There were significant differences between straight and gay men, after controlling for psychiatric status on death ideation, death wishes, suicidal contemplation and deliberate self-harm. Controlling for psychiatric status left only one statistical difference between straight women and lesbians: suicide contemplation.
Some points to consider:
1. Although the majority of gay men were free of suicidality, there is a risk for one or more measure of suicidality based on sexual orientation.
2. The effect sizes of the risk are small to modest. In other words, there is much overlap between gay and straight groups. The differences require much else besides sexual orientation to account for the variation.
Death ideation – .7% (trivial)
Death wish – 2%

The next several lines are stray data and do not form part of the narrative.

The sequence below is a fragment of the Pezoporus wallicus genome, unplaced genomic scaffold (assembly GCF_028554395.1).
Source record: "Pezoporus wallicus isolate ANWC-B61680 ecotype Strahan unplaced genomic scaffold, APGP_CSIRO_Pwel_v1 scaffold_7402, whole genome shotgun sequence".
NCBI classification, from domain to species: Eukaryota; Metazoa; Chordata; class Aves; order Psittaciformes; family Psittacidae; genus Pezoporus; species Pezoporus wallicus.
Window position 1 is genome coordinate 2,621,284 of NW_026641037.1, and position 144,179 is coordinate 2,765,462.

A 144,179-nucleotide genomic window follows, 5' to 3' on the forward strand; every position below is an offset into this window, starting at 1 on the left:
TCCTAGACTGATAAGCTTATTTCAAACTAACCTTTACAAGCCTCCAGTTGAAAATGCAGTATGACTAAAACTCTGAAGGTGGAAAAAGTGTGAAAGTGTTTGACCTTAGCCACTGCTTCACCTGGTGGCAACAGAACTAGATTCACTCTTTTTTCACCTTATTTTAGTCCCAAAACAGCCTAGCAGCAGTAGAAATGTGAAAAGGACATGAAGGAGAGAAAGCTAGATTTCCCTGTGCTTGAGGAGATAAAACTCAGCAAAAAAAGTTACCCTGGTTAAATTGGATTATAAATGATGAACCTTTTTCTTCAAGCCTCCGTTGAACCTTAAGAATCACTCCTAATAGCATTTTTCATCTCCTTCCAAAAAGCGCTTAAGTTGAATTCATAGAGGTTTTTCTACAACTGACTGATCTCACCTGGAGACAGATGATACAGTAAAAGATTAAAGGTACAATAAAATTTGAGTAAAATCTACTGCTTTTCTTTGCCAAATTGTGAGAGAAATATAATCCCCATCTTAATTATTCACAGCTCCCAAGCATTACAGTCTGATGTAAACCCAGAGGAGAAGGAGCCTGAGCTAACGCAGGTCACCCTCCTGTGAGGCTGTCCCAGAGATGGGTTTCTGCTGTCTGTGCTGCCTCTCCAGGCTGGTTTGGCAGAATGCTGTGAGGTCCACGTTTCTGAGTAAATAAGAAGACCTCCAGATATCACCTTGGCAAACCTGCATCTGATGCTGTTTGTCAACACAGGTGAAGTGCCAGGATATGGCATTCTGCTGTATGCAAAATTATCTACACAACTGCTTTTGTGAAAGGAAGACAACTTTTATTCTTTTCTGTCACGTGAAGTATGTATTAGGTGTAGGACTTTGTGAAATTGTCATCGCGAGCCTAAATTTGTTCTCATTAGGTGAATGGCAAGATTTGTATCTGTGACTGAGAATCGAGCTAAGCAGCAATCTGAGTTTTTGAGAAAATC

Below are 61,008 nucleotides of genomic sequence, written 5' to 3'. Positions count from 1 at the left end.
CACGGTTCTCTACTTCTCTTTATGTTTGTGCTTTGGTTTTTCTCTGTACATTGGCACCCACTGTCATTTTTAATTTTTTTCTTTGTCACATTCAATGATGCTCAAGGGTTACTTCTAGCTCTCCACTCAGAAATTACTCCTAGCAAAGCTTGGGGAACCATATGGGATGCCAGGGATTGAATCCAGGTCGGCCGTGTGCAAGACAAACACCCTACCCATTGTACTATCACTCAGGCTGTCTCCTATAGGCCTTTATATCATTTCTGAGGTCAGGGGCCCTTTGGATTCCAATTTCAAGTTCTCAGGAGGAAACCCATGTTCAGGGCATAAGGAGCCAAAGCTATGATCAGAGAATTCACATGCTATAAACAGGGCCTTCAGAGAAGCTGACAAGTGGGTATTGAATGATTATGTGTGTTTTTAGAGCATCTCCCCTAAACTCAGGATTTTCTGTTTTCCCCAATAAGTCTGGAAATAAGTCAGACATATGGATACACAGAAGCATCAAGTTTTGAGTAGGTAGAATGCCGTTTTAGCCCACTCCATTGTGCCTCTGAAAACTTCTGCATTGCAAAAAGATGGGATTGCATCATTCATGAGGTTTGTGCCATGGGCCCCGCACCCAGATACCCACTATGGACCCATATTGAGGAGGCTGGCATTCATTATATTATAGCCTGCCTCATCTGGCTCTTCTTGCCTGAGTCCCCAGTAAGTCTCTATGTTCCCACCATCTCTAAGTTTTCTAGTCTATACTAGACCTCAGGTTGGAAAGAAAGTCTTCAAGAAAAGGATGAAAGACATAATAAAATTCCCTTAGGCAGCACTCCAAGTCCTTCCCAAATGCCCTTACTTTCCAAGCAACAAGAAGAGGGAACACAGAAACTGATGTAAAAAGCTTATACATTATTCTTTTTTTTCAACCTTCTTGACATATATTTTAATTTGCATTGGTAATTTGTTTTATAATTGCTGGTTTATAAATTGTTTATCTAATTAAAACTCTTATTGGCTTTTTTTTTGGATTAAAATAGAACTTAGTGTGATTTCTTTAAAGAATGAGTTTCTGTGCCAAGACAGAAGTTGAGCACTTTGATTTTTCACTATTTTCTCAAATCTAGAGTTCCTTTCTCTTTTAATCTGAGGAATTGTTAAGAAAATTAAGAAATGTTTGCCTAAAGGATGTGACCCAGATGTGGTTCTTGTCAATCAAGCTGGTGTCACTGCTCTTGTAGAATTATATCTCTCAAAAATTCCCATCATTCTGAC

Suicide contemplation – 4%
Deliberate self-harm – 2%
3. Discrimination moderated the first two factors but even with this variable considered, suicide contemplation and self-harm were association with sexual orientation.
These data are neutral with regard to ideology. Caution is warranted and one cannot say that homosexual orientation leads to suicidality but for reasons that are unclear, there is a small to modest risk. There are other factors that should have been controlled as well but apparently were not: child abuse, current sexual behavior, substance abuse, etc. The remainder of the variation might be accounted for by factors not assessed.
There is so much here, it is hard to know where to start…
I just received the following study and have written a brief review of it.
Frisch, M., & Hviid A. (2006). Childhood family correlates of heterosexual and homosexual marriages: A national cohort study of two million Danes. Archives of Sexual Behavior. [Epub ahead of printing].
Department of Epidemiology Research, Danish Epidemiology Science Center, Statens Serum Institut, 5 Artillerivej, DK-2300, Copenhagen S, Denmark, firstname.lastname@example.org.